So anyway...we started kissing. Things got a little hotter and heavier than they would get with most boys from the church. But it wasn't that far out of bounds from what had happened with boys outside of the church that I had dated. He then asked me if I wanted to move to the back seat. I said no. He asked again. I said no again and said he should probably take me home. That's when it turned. He grabbed at my jeans and started to work at the button while telling me that this is what was going to happen and that he knew it's what I wanted. I was in shock. I had never had a boy not respect my boundary. I had never been in a situation where I felt like I was in danger while dating. Or where someone talked to me the way he was talking to me. I don't remember all of what he was saying because I was starting to just shut down but there were a lot of sluts, bitches and tease thrown in there. Then I banged my head on the door as he yanked at my waist band and I think that is what snapped me out of my stupor.

I went from being in shock and passive to pissed off and ready for a fight. When he raised himself up a little I got my legs under me and kicked him as hard as I could. In the crotch. I got my door open behind me and fell ass over teakettle out of the door while he was vomiting out his side of the car. I got up and started walking back to the main driveway and to the house. Pissed as all get out. Once he got himself together he drove after me. He pulled along side me as I walked up the hill and yelled..."You might as well not tell anyone because no one will believe you. And if you do, I will let them know you wanted it." This made me even madder. But it worked. I didn't say a word to my parents when I got home. I didn't even know what I would tell them. And honestly it really didn't cross my mind at the time to talk to them. I viewed it as a date gone bad.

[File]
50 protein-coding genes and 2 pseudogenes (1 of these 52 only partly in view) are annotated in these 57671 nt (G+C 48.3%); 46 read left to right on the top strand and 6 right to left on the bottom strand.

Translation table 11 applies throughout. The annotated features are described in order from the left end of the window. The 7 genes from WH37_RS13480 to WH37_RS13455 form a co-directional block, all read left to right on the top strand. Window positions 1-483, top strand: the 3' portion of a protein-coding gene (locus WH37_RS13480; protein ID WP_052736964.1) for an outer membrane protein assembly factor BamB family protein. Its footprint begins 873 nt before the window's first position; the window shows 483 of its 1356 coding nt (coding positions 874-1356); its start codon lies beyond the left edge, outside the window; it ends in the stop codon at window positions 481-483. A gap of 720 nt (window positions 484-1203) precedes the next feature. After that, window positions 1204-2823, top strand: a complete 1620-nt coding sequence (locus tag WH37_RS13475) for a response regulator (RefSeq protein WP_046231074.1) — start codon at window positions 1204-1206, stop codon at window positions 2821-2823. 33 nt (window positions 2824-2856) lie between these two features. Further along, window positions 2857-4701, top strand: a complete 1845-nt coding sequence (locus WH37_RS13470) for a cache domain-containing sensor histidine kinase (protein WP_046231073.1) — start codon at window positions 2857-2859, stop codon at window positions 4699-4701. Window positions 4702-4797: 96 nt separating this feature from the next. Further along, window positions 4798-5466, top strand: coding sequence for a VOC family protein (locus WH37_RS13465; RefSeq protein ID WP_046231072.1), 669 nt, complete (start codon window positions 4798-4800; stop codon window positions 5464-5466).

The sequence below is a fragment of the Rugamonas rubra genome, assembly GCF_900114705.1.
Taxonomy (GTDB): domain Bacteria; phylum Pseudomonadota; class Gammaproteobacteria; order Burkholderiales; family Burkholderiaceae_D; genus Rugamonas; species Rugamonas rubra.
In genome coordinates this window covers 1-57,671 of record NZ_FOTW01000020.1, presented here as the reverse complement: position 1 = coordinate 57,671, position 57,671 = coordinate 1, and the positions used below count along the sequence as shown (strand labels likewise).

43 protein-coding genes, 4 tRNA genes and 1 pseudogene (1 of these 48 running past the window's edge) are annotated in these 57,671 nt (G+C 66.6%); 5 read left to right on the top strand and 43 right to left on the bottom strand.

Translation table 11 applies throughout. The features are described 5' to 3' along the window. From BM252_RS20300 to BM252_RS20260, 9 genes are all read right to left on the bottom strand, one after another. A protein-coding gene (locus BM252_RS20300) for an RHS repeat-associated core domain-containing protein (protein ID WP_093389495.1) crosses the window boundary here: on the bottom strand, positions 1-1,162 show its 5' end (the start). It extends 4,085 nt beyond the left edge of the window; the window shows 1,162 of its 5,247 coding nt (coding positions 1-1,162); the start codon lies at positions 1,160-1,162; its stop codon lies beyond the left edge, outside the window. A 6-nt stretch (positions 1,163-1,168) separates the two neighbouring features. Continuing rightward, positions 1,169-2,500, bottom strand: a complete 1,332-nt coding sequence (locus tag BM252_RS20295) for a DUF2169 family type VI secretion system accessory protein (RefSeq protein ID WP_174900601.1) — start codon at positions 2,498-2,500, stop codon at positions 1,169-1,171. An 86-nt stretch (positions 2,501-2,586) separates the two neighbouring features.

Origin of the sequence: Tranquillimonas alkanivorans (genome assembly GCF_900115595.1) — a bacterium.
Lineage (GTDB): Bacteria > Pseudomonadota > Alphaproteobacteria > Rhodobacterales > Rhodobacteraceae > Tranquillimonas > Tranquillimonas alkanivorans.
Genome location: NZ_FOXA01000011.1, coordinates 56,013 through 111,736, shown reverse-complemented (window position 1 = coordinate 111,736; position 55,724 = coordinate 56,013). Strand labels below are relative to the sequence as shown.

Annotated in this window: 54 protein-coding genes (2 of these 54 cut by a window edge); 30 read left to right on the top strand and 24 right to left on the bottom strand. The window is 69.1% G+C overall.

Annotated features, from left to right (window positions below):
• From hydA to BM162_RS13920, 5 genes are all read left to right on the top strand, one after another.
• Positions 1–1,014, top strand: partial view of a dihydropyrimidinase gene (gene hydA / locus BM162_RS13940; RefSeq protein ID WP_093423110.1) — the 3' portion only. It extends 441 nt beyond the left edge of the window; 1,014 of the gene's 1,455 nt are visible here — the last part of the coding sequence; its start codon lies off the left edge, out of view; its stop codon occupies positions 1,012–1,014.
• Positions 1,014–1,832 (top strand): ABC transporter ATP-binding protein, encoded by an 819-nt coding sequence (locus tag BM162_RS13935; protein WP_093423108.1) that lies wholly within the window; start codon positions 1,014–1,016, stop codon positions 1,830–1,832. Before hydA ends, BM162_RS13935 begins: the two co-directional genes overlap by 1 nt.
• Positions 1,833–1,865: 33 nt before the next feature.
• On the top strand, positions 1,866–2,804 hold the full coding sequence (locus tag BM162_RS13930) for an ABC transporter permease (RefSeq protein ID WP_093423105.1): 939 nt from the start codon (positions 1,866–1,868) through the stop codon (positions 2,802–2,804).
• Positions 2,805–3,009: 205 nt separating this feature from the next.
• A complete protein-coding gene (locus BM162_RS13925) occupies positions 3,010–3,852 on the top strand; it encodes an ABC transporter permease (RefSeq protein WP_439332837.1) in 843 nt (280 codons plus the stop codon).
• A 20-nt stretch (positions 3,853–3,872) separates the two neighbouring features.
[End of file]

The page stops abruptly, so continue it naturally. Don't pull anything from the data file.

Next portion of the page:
So a couple days passed and I head in to a youth function at the church. I walk in to the kitchen and there is the boy and he is talking to another boy who happened to be a very good friend of mine. As I walk in my friend walks over and grabs my arm..."Did you let him touch your chest?" What? "Did you let him touch your chest?" I was shocked. This was what the important part was? This is what was being said about what happened that night? As I looked over my friend's shoulder at the boy he smiled at me and mouthed the words "told you".

For the rest of that summer he tormented me. Teenagers in a church do a lot of things so you can touch each other without being bad Christians. The games sardines is one of them. One person hides and you all look for them. The lights are off, it's dark and if you find them, by whispering "sardines" and listening for the whispered response of "it" hide with them. Basically an excuse to get as close to each other legally as you can. If he was at a function he would make sure he was right next to me pressed up against me. Until the one night he went a step further. We were all crammed in a corner about to be found by the last person and he snaked his hand up my shirt and grabbed my breast. He knew I wouldn't say a word because he would just say we had been dating and this was what I allowed. Making me out to the be the bad one. But what he forgot or didn't realize was that the passive chick in the car was the anomaly. The one who kicked him in the nuts was the real me. I reached up and grabbed his finger and started bending it back. He whispered in my ear to stop it that it hurt. I whispered back that if he didn't stop touching me I was going to break it off and shove it up his ass. He told me that I didn't want a scene, I told him to try me. He backed off. Imagine that entire conversation happening in a dark room surrounding by a group of giggling teenagers to get the full surreal experience that it was.